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  1.  52
    Dianne C. Berry & Zoltán Dienes (eds.) (1993). Implicit Learning: Theoretical and Empirical Issues. Lawrence Erlbaum Associates.
    This book presents an overview of these studies and attempts to clarify apparently disparate results by placing them in a coherent theoretical framework.
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  2.  40
    Zoltán Dienes & Dianne C. Berry (1997). Implicit Learning: Below the Subjective Threshold. Psychonomic Bulletin and Review 4:3-23.
  3.  49
    Laurie T. Butler & Dianne C. Berry (2001). Implicit Memory: Intention and Awareness Revisited. Trends in Cognitive Sciences 5 (5):192-197.
  4. Dianne C. Berry (ed.) (1997). How Implicit is Implicit Learning? Oxford University Press.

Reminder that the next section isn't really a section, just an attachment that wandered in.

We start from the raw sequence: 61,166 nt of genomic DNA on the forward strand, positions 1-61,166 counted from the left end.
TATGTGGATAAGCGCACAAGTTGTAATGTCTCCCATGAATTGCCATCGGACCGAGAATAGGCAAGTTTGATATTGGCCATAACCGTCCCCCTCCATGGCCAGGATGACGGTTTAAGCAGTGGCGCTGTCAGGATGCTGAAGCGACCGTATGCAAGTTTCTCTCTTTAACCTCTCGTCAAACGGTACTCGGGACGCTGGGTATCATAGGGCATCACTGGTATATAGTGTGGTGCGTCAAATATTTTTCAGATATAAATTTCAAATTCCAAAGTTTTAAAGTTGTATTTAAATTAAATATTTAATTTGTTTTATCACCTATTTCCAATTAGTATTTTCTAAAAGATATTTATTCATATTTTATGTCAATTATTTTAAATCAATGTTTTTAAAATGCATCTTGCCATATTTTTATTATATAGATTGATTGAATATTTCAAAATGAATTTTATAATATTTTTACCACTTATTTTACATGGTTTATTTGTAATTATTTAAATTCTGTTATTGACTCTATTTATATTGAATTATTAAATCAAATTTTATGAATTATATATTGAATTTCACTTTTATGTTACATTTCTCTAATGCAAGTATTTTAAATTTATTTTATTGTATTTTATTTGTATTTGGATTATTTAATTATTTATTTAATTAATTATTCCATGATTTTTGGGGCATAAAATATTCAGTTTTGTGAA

Implicit learning is said to occur when a person learns about a complex stimulus without necessarily intending to do so, and in such a way that the resulting knowledge is difficult to express. Over the last 30 years, a number of studies have claimed to show evidence of implicit learning. In more recent years, however, considerable debate has arisen over the extent to which cognitive tasks can in fact be learned implicitly. Much of the debate has centred on the questions (...)
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  5. Dianne C. Berry (1994). Implicit Learning: Twenty-Five Years On. A Tutorial. In Carlo Umilta & Morris Moscovitch (eds.), Consciousness and Unconscious Information Processing: Attention and Performance 15. MIT Press
  6.  1
    Dianne C. Berry (1994). A Step Too Far? Behavioral and Brain Sciences 17 (3):397-398.
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